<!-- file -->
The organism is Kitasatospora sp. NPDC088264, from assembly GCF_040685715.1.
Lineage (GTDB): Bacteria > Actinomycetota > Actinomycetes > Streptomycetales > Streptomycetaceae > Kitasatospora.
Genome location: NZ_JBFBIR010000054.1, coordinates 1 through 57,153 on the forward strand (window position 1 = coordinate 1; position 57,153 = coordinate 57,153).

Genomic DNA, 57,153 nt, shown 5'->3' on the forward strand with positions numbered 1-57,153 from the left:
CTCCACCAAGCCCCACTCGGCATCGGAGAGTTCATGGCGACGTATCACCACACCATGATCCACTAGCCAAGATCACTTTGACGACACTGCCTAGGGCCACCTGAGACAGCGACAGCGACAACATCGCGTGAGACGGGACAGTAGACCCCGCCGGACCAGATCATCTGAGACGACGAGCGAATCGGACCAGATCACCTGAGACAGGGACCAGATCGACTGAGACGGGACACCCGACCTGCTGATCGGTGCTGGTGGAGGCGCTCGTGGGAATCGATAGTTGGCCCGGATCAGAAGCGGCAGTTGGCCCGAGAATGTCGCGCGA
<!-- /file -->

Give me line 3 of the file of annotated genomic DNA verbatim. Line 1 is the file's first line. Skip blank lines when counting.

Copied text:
Genome location: NZ_JBFBIR010000054.1, coordinates 1 through 57,153 on the forward strand (window position 1 = coordinate 1; position 57,153 = coordinate 57,153).